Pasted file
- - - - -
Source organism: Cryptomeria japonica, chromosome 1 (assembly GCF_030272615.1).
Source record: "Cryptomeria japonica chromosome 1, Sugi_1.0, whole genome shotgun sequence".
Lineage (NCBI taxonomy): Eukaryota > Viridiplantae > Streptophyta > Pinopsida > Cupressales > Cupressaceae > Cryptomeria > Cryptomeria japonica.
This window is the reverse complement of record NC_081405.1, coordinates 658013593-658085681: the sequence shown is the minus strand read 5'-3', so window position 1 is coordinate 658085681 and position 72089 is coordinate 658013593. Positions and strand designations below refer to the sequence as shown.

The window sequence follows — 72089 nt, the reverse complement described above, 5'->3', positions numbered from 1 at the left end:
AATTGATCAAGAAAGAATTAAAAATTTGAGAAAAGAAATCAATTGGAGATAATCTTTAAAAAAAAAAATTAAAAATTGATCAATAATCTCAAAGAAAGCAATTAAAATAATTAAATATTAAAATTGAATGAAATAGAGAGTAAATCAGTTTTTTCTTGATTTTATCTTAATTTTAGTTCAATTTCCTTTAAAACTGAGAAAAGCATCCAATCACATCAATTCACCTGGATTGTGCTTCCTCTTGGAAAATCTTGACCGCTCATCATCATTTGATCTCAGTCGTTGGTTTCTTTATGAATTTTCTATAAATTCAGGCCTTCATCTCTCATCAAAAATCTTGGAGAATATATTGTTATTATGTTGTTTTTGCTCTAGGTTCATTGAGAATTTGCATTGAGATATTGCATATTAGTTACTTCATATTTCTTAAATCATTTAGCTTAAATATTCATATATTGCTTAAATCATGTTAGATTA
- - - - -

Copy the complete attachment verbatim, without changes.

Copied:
Source organism: Cryptomeria japonica, chromosome 1 (assembly GCF_030272615.1).
Source record: "Cryptomeria japonica chromosome 1, Sugi_1.0, whole genome shotgun sequence".
Lineage (NCBI taxonomy): Eukaryota > Viridiplantae > Streptophyta > Pinopsida > Cupressales > Cupressaceae > Cryptomeria > Cryptomeria japonica.
This window is the reverse complement of record NC_081405.1, coordinates 658013593-658085681: the sequence shown is the minus strand read 5'-3', so window position 1 is coordinate 658085681 and position 72089 is coordinate 658013593. Positions and strand designations below refer to the sequence as shown.

The window sequence follows — 72089 nt, the reverse complement described above, 5'->3', positions numbered from 1 at the left end:
AATTGATCAAGAAAGAATTAAAAATTTGAGAAAAGAAATCAATTGGAGATAATCTTTAAAAAAAAAAATTAAAAATTGATCAATAATCTCAAAGAAAGCAATTAAAATAATTAAATATTAAAATTGAATGAAATAGAGAGTAAATCAGTTTTTTCTTGATTTTATCTTAATTTTAGTTCAATTTCCTTTAAAACTGAGAAAAGCATCCAATCACATCAATTCACCTGGATTGTGCTTCCTCTTGGAAAATCTTGACCGCTCATCATCATTTGATCTCAGTCGTTGGTTTCTTTATGAATTTTCTATAAATTCAGGCCTTCATCTCTCATCAAAAATCTTGGAGAATATATTGTTATTATGTTGTTTTTGCTCTAGGTTCATTGAGAATTTGCATTGAGATATTGCATATTAGTTACTTCATATTTCTTAAATCATTTAGCTTAAATATTCATATATTGCTTAAATCATGTTAGATTA